By Michael Peltier
TALLAHASSEE, Fla (Reuters) - Florida A&M University trustees said on Monday that the school's president will keep his job during the investigation of a marching band member's hazing death, despite a call by Governor Rick Scott for the administrator to temporarily step down.
Trustees said President James Ammons should remain to help steer the historically black college in Tallahassee through troubled times.
Law enforcement officials are conducting separate probes into Marching "100" drum major Robert Champion's death, which medical examiners ruled a homicide last week, and unrelated alleged financial mismanagement at the university.
"We will stand firm against outside influence, regardless of how well-intended, that could lead to detrimental consequences that threaten the viability of the university," Chairman Solomon Badger told fellow board members during a phone meeting.
"Our decision will be fact-based and result from a deliberative process dealing with a sensitive matter," he said.
Champion, 26, died November 19 after a performance of the renowned marching band at the Florida Classic football game in Orlando. Emergency responders found him unresponsive on a band bus parked outside the band's hotel.
On Friday, the Orange County medical examiner ruled Champion's death a homicide by blunt force trauma. The medical report said the otherwise healthy drum major died within an hour of suffering multiple blows to his chest, arms, shoulders and back.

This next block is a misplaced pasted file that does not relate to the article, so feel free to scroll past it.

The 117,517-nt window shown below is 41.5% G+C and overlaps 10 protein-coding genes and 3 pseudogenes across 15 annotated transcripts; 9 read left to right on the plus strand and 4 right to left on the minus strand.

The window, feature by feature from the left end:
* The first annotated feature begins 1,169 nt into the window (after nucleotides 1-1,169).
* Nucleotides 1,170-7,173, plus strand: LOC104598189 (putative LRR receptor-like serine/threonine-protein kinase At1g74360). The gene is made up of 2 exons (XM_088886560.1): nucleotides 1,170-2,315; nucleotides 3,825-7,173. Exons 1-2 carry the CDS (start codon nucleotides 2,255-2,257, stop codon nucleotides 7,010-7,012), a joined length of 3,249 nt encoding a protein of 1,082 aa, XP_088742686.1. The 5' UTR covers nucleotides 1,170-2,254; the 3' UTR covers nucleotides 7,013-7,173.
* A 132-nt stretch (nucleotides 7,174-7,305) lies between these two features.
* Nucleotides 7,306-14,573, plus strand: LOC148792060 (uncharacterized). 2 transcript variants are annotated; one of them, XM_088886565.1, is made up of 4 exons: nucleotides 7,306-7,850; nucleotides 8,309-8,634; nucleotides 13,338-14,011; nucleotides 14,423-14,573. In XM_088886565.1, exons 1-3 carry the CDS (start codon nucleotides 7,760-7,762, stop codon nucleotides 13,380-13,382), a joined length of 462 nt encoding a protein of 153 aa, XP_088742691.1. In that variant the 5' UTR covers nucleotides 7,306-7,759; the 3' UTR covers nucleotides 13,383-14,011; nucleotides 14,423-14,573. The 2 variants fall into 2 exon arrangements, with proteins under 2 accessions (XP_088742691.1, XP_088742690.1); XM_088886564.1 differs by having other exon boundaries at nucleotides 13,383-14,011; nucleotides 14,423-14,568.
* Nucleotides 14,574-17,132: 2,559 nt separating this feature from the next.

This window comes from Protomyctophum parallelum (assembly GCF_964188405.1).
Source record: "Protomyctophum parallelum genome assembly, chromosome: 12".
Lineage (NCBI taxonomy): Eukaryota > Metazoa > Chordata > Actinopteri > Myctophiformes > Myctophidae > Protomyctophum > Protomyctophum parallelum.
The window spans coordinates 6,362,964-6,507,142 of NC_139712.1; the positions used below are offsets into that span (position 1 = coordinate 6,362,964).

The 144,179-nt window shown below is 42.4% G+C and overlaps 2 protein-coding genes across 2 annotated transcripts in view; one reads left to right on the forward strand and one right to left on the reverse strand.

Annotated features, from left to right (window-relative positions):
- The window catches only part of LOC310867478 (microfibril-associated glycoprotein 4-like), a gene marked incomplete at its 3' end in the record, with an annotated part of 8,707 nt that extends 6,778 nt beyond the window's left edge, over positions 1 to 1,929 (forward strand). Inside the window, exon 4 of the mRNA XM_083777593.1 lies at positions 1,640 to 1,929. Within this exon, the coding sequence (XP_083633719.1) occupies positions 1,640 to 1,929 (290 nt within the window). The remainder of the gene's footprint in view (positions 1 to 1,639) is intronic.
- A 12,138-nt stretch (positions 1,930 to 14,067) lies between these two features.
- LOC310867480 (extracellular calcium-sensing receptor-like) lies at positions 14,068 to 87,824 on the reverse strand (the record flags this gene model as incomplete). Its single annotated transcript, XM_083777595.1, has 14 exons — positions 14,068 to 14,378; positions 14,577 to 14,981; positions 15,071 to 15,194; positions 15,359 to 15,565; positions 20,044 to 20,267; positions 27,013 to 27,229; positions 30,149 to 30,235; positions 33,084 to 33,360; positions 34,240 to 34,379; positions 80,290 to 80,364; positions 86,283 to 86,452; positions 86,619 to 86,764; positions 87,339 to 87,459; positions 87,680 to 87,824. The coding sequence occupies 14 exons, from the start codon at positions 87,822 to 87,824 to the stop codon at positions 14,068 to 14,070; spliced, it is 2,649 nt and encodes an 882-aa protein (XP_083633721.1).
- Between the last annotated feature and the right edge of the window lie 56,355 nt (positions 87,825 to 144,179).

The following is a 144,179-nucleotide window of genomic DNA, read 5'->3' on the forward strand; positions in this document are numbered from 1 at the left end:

His death is the latest in a series of hazing incidents within the band and university over the past decade and is being investigated by local and state authorities. No criminal charges have been filed.
Earlier this month, the board reprimanded Ammons in connection with Champion's death but did not place him administrative leave.
Scott last week suggested trustees should suspend Ammons while the investigations were ongoing, but the governor said on Monday he would abide by the board's decision.
"For the sake of appearances, and to assure the public that these investigations are clearly independent, I believe it would have been in the best interest of Florida A&M University for President Ammons to step aside until all of these investigations are completed," Scott said in a statement following the board's meeting.
"However, we have a process in Florida for the administration of the state university system, and that process has been followed."
(Editing by Colleen Jenkins and Jerry Norton)